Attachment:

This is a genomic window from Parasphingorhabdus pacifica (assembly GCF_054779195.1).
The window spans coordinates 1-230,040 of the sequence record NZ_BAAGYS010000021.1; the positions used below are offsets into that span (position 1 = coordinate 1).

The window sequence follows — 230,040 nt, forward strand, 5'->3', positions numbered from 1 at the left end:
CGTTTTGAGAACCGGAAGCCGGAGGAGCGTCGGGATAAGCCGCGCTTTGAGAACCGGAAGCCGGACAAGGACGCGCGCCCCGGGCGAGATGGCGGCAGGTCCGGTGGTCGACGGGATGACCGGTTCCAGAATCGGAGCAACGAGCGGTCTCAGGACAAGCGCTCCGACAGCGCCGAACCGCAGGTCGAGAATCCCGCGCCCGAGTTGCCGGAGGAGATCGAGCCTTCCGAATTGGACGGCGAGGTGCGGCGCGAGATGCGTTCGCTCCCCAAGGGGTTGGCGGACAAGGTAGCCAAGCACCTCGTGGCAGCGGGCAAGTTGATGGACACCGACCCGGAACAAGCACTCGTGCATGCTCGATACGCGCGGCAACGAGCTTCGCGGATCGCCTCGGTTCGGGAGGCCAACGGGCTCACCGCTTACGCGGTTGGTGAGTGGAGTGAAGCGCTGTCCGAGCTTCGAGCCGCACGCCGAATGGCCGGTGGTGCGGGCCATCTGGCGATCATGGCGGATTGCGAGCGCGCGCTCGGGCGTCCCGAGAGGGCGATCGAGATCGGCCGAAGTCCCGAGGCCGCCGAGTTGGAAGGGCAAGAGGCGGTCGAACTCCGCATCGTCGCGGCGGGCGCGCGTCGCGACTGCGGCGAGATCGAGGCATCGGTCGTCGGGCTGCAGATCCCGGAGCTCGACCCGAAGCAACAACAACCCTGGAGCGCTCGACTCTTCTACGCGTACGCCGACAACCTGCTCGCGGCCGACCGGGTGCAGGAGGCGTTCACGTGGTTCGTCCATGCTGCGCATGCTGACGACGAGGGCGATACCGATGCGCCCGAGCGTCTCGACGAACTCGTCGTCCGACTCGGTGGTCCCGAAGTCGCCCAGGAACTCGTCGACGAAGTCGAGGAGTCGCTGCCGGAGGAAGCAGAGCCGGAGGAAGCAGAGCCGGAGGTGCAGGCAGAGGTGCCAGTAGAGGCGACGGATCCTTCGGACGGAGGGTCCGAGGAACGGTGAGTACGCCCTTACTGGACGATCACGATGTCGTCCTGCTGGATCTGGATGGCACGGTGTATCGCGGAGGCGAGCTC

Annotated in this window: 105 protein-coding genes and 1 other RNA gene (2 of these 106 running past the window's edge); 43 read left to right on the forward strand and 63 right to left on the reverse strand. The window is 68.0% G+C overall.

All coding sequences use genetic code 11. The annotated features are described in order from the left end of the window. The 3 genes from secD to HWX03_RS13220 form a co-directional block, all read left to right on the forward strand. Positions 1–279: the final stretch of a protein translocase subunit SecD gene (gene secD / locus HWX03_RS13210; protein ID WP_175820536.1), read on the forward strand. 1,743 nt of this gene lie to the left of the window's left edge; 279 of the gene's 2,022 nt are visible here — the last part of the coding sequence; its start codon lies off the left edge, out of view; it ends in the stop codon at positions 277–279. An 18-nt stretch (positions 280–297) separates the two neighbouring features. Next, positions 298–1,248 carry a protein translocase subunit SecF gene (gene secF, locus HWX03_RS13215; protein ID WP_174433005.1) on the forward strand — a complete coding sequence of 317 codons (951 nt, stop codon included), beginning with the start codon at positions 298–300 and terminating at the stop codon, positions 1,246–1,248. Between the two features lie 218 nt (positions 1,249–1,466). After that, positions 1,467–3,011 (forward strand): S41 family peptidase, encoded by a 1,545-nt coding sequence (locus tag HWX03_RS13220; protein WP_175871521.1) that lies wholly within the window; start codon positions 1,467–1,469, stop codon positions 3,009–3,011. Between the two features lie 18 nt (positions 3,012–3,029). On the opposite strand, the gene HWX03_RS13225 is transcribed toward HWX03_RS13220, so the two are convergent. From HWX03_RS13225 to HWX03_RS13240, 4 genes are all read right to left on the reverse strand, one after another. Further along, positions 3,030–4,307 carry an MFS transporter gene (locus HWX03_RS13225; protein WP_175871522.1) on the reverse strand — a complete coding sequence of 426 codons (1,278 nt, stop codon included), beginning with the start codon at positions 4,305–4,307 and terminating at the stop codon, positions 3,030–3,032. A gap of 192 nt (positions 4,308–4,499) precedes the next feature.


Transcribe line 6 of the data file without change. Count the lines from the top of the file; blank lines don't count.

All coding sequences use genetic code 11. The annotated features are described in order from the left end of the window. The 3 genes from secD to HWX03_RS13220 form a co-directional block, all read left to right on the forward strand. Positions 1–279: the final stretch of a protein translocase subunit SecD gene (gene secD / locus HWX03_RS13210; protein ID WP_175820536.1), read on the forward strand. 1,743 nt of this gene lie to the left of the window's left edge; 279 of the gene's 2,022 nt are visible here — the last part of the coding sequence; its start codon lies off the left edge, out of view; it ends in the stop codon at positions 277–279. An 18-nt stretch (positions 280–297) separates the two neighbouring features. Next, positions 298–1,248 carry a protein translocase subunit SecF gene (gene secF, locus HWX03_RS13215; protein ID WP_174433005.1) on the forward strand — a complete coding sequence of 317 codons (951 nt, stop codon included), beginning with the start codon at positions 298–300 and terminating at the stop codon, positions 1,246–1,248. Between the two features lie 218 nt (positions 1,249–1,466). After that, positions 1,467–3,011 (forward strand): S41 family peptidase, encoded by a 1,545-nt coding sequence (locus tag HWX03_RS13220; protein WP_175871521.1) that lies wholly within the window; start codon positions 1,467–1,469, stop codon positions 3,009–3,011. Between the two features lie 18 nt (positions 3,012–3,029). On the opposite strand, the gene HWX03_RS13225 is transcribed toward HWX03_RS13220, so the two are convergent. From HWX03_RS13225 to HWX03_RS13240, 4 genes are all read right to left on the reverse strand, one after another. Further along, positions 3,030–4,307 carry an MFS transporter gene (locus HWX03_RS13225; protein WP_175871522.1) on the reverse strand — a complete coding sequence of 426 codons (1,278 nt, stop codon included), beginning with the start codon at positions 4,305–4,307 and terminating at the stop codon, positions 3,030–3,032. A gap of 192 nt (positions 4,308–4,499) precedes the next feature.